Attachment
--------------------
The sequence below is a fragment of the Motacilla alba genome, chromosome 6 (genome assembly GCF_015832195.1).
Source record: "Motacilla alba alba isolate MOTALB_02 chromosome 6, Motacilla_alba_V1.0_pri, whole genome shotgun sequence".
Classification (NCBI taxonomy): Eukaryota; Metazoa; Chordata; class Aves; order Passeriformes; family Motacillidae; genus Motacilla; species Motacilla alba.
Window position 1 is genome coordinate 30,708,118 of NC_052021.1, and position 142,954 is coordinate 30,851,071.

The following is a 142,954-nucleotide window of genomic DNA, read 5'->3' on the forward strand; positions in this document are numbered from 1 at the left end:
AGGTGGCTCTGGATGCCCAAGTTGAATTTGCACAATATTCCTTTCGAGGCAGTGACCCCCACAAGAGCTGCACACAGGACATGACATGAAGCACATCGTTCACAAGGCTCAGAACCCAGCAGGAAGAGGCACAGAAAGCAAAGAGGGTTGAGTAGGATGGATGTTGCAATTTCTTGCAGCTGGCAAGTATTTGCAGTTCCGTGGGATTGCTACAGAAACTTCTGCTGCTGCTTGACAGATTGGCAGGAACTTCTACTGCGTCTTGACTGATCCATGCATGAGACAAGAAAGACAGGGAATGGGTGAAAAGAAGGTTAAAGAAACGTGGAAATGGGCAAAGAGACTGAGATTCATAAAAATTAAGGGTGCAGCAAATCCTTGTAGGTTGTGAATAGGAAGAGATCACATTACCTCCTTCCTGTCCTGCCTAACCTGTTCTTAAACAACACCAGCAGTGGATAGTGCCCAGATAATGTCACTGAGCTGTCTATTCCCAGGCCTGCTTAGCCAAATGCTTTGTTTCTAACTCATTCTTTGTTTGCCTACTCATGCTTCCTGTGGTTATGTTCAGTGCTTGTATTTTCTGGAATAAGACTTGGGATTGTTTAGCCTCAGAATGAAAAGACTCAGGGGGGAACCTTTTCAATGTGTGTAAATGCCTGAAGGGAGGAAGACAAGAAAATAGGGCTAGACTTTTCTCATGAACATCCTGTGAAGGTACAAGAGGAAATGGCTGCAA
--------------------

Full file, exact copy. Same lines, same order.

The sequence below is a fragment of the Motacilla alba genome, chromosome 6 (genome assembly GCF_015832195.1).
Source record: "Motacilla alba alba isolate MOTALB_02 chromosome 6, Motacilla_alba_V1.0_pri, whole genome shotgun sequence".
Classification (NCBI taxonomy): Eukaryota; Metazoa; Chordata; class Aves; order Passeriformes; family Motacillidae; genus Motacilla; species Motacilla alba.
Window position 1 is genome coordinate 30,708,118 of NC_052021.1, and position 142,954 is coordinate 30,851,071.

The following is a 142,954-nucleotide window of genomic DNA, read 5'->3' on the forward strand; positions in this document are numbered from 1 at the left end:
AGGTGGCTCTGGATGCCCAAGTTGAATTTGCACAATATTCCTTTCGAGGCAGTGACCCCCACAAGAGCTGCACACAGGACATGACATGAAGCACATCGTTCACAAGGCTCAGAACCCAGCAGGAAGAGGCACAGAAAGCAAAGAGGGTTGAGTAGGATGGATGTTGCAATTTCTTGCAGCTGGCAAGTATTTGCAGTTCCGTGGGATTGCTACAGAAACTTCTGCTGCTGCTTGACAGATTGGCAGGAACTTCTACTGCGTCTTGACTGATCCATGCATGAGACAAGAAAGACAGGGAATGGGTGAAAAGAAGGTTAAAGAAACGTGGAAATGGGCAAAGAGACTGAGATTCATAAAAATTAAGGGTGCAGCAAATCCTTGTAGGTTGTGAATAGGAAGAGATCACATTACCTCCTTCCTGTCCTGCCTAACCTGTTCTTAAACAACACCAGCAGTGGATAGTGCCCAGATAATGTCACTGAGCTGTCTATTCCCAGGCCTGCTTAGCCAAATGCTTTGTTTCTAACTCATTCTTTGTTTGCCTACTCATGCTTCCTGTGGTTATGTTCAGTGCTTGTATTTTCTGGAATAAGACTTGGGATTGTTTAGCCTCAGAATGAAAAGACTCAGGGGGGAACCTTTTCAATGTGTGTAAATGCCTGAAGGGAGGAAGACAAGAAAATAGGGCTAGACTTTTCTCATGAACATCCTGTGAAGGTACAAGAGGAAATGGCTGCAA